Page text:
Self-expression also requires freedom. That is, both a reasonable amount of actual freedom to act in the world and an internal sense of freedom to act are required. Actions are part of self-expression. If there is no intention or willingness to act at all, self-expression becomes at best, an intellectualization. A mental or verbal reservation is not adequate expression either. For instance, if a person facing a demand he or she does not wish to comply with, says as much to themselves or others, but complies anyway, he or she is then at war with themselves. The salutary and harmonizing aspects of self-expression are only available where stated beliefs and actions line up.

Self-expression is not just blurting everything out that comes to mind. In any situation, especially when several people are involved, there may be several things to express. For instance annoyance for a person's actions and respect for a person may be both expressed in a measured but sincere expression. This is what tact is: truth and empathy together. Putting the truth off to later just sets a mold in which there never seems room for one's own truth. Taking other peoples likely reaction into account can figure in final expression, as long as the self is not essentially negated.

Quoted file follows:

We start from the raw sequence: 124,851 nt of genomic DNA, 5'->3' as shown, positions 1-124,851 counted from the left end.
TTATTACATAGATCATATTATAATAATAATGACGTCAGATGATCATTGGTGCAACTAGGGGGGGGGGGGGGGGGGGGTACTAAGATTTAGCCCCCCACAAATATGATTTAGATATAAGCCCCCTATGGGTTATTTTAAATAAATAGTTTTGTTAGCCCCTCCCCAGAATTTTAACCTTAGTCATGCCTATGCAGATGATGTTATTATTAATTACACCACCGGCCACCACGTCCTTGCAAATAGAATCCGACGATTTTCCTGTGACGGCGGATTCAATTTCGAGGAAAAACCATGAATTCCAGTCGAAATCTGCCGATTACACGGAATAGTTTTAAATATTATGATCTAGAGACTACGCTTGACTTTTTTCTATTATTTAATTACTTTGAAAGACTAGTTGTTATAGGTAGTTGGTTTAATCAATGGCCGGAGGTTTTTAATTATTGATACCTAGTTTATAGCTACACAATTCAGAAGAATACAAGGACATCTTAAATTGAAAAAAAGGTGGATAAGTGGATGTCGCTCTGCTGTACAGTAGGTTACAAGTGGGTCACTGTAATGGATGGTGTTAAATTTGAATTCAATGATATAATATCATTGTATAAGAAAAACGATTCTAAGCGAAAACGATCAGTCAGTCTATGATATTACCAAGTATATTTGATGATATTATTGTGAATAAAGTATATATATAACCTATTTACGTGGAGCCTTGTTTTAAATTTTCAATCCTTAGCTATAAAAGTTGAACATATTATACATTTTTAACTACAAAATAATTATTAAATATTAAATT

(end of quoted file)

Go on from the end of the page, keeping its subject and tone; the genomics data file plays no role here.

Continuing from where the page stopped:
Self-expression is more a matter of quality than of quantity. It does not seem possible to achieve the same effect of full-blown self-expression with any quantity of partial 'leaking' type expression. That is because the value of self-expression is in the unifying of the person. 'Leaking out' what one really means, or hinting, may pass along the 'idea' but it is fragmenting for the person. Some people leak hostility on an almost continual basis. The expression never seems to resolve. This type of choked or incompleted expression is just one type of 'mis'-expression that gives self-expression a bad name. Below are some others.